> > I read Stardust while I was in San Diego. I understand that this title
                > > won a Mythopoeic Fantasy award. What I don't understand is
                > > how it won a
                > > Mythopoeic Fantasy Award. I found the novel flat, uninspiring, and not
                > > particularly well written.
                > >
                > > Were the other nominees that year really that bad?
                >
                > Looking over the list of finalists from that year (I was on the
                committee), my recollection is that I found several of the titles just as
                weak (in different ways)...particularly the Klein and Stoddard.

                Sometimes the award winner is a compromise book. I wasn't on the committe
                that year, but I recall discussing the stuff at the time and while _The High
                House_ may have been mythopoeic, some people didn't find it a very good
                book.

                The former awards administrator told me that someone once actually nominated
                a book for the award with the stirring recommendation of, "It's not very
                good but it's very mythopoeic." This was quite some time before 1999 so it
                was not any of the nominees that year.

                I liked _Stardust_ quite a lot the first time I read it. I re-read it
                recently (since I was re-reading Gaiman's stuff for Mythcon) and had the
                reaction you did this time, Joan. I did not enjoy it anywhere near as much.

                Berni
              • Deidre
                ... Neil and Charles collaborated on this graphic novel, if that s one wishes to call it. The pictures and the story just go together perfectly IMHO. I can t
                Message 7 of 22 , Aug 3, 2004
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                  At 01:13 PM 8/3/04 -0500, Joan wrote:
                  >Matthew Winslow wrote:
                  >
                  > > Joan, did you read the print-only version or the 'graphic novel'? The Vess
                  > > illustrations really bring the story to life.
                  >
                  >This was the "print-only" version.

                  Neil and Charles collaborated on this graphic novel, if that's one wishes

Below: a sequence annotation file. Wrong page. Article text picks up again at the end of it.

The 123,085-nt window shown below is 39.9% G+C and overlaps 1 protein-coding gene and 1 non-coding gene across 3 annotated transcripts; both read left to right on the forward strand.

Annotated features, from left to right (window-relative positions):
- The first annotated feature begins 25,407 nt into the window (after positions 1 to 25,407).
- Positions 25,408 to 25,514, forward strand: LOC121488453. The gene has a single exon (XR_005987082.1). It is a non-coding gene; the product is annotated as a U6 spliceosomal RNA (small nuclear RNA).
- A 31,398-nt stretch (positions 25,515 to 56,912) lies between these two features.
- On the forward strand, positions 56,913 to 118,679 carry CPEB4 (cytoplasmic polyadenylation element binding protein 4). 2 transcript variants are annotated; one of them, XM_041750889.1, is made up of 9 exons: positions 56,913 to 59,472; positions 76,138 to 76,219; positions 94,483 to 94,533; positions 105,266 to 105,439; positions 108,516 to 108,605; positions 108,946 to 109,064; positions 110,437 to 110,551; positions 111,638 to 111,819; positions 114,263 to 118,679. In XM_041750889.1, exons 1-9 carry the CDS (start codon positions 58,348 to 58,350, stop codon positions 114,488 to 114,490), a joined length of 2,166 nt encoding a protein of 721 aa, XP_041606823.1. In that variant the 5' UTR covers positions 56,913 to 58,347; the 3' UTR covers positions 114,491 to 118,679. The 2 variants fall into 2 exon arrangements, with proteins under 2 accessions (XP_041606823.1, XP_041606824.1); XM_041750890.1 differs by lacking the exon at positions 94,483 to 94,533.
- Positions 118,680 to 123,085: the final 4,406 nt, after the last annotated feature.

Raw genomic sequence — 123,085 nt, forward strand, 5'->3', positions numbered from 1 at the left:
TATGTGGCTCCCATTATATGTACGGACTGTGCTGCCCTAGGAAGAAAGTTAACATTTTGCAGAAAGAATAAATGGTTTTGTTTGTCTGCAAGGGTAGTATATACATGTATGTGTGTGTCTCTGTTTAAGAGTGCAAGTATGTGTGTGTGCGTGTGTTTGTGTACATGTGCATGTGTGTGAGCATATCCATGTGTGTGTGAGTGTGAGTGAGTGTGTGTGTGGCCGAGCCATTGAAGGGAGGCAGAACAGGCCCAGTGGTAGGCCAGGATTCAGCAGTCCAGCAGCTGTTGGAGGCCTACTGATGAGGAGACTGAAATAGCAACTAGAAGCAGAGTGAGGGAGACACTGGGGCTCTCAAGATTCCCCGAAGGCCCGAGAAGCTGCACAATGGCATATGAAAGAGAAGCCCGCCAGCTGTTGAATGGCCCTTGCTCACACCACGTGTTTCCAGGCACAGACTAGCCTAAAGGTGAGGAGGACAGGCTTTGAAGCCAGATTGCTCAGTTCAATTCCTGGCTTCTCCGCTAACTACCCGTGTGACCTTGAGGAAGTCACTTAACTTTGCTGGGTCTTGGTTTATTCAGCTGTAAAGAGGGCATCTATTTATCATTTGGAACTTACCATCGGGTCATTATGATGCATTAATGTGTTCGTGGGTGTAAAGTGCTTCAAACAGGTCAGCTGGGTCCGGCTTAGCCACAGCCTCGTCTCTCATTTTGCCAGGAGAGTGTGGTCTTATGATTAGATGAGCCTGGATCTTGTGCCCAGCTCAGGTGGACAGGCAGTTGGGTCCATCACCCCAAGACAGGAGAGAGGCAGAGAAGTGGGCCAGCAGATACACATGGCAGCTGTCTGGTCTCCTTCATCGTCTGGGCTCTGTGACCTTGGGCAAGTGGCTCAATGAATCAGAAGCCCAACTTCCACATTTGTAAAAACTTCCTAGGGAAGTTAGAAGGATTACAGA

to call it. The pictures and the story just go together perfectly IMHO. I
                  can't imagine the story without those pictures. Please try it again in the
                  "illustrated" version. I would like to hope that you would think better of it.

                  Btw, Vess is one of my favorite artists and Gaiman is one of my favorite
                  writers, so I have always thought that their work together is magical.
                  Mythopoeic, *shrugs* I don't know, but their work, together and separately,
                  does resonate with me.

                  Deidre
                • dianejoy@earthlink.net
                  I was on the committee, and gave *High House* a high vote. I don t recall where I placed Gaiman. I remember I liked it, marginally, but liked at least three
                  Message 8 of 22 , Aug 4, 2004
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                    I was on the committee, and gave *High House* a high vote. I don't recall
                    where I placed Gaiman. I remember I liked it, marginally, but liked at
                    least three others better: Stoddard, McKillip (one of her good ones) and
                    the Kline. I think I liked the Kline better than McKillip and Stoddard
                    best of all. (But I may be remembering things wrong.) ---djb

                    Original Message:
                    -----------------
                    From: Jack jack@...
                    Date: Tue, 3 Aug 2004 13:01:35 -0400
                    To: mythsoc@yahoogroups.com
                    Subject: Re: [mythsoc] Stardust by Neil Gaiman


                    >I read Stardust while I was in San Diego. I understand that this title
                    >won a Mythopoeic Fantasy award. What I don't understand is how it won a
                    >Mythopoeic Fantasy Award. I found the novel flat, uninspiring, and not
                    >particularly well written.
                    >
                    >Were the other nominees that year really that bad?

                    Actually each was better than Stardust with The High House the most
                    mythopoec.

                    1999
                    (Adult)
                    * *Stardust by Neil Gaiman and Charles Vess
                    * Someplace to be Flying by Charles de Lint
                    * The History of our World Beyond the Wave by R.E. Klein
                    * Song for the Basilisk by Patricia A. McKillip
                    * The High House by James Stoddard

                    [Non-text portions of this message have been removed]




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                  • Jack
                    ... The two Evenmere novels, The High House and The False House, were released in limited editions a few years.
                    Message 9 of 22 , Aug 4, 2004
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                      >I was on the committee, and gave *High House* a high vote. I don't recall